Computable Model Theory (13w5047)

Arriving in Banff, Alberta Sunday, November 3 and departing Friday November 8, 2013

Organizers

(University of Waterloo)

Sergey Goncharov (Sobolev Institute of Mathematics)

(Victoria University of Wellington)

(University of Notre Dame)

(University of California, Berkeley)

(University of California, Berkeley)

Description

The Banff International Research Station will host the "Computable Model Theory" workshop from November 3rd to November 8th, 2013.


Children learn in school how to add and multiply whole numbers, perform long division, and so on. Putting educational development aside, computability theory tells us that this time is wasted: these tasks can be effectively carried out by computers. There are recipes, or emph{algorithms}, that can be mechanically followed by a non-sentient being such as a computer, for performing these computations. However, later in their schooling, students study Euclidean geometry. Rather than mechanically compute, they now require imagination to find proofs for theorems about lines and angles, circles and squares. This time, computability theory delivers a different verdict on the efforts of the educational system: a computer cannot have insight into absolute knowledge of geometry; the human endeavor of finding geometric proofs is inherently creative.

Algebraists generalise the arithmetic operations on whole numbers to construct a plethora of structures. Among them are collections of more complicated numbers, symmetries of mathematical objects, and objects that measure relatedness, such as graphs. The role of computable model theory is to examine these structures and constructions through a computable lens. Which of the algebraic objects can be built by a computer? If they cannot be, what kind of non-computable information (such as all geometric truth) may these objects be coding? When is one structure more complicated than another?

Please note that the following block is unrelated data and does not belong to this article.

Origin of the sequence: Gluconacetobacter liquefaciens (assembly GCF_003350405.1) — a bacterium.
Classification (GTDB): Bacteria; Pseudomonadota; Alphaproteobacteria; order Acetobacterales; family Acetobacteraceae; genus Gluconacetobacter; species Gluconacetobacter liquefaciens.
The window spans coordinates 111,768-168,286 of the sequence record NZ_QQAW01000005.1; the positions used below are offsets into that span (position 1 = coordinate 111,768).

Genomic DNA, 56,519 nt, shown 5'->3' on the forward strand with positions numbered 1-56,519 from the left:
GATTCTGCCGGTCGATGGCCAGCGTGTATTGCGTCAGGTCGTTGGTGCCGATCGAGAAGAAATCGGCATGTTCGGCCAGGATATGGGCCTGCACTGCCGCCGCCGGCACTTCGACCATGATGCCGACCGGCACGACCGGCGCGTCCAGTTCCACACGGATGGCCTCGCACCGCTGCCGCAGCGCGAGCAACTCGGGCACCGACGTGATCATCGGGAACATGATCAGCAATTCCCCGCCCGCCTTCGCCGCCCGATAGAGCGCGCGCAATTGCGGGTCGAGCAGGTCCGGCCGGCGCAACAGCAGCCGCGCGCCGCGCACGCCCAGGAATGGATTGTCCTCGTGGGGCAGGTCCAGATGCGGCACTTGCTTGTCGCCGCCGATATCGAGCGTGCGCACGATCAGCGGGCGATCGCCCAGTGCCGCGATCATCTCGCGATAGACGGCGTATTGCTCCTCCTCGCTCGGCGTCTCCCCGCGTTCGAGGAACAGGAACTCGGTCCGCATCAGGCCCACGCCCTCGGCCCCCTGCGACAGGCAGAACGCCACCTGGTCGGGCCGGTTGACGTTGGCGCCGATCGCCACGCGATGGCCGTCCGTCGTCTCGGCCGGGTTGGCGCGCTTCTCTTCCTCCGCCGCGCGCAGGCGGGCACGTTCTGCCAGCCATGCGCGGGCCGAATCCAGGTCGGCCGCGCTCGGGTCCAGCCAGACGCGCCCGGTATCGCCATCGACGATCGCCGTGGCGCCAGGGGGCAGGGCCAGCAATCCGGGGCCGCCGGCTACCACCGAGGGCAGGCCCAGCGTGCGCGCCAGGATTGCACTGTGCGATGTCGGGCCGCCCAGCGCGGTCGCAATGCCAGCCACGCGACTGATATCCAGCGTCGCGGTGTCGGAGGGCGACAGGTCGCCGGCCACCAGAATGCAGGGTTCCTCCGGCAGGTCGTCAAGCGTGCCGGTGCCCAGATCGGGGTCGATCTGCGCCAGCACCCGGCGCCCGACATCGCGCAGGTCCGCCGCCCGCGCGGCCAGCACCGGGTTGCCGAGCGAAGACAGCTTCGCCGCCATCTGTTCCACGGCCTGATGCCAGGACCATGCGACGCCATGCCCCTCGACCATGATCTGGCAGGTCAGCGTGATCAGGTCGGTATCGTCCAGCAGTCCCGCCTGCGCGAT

The Banff International Research Station for Mathematical Innovation and Discovery (BIRS) is a collaborative Canada-US-Mexico venture that provides an environment for creative interaction as well as the exchange of ideas, knowledge, and methods within the Mathematical Sciences, with related disciplines and with industry. The research station is located at The Banff Centre in Alberta and is supported by Canada's Natural Science and Engineering Research Council (NSERC), the U.S. National Science Foundation (NSF), Alberta's Advanced Education and Technology, and Mexico's Consejo Nacional de Ciencia y Tecnología (CONACYT).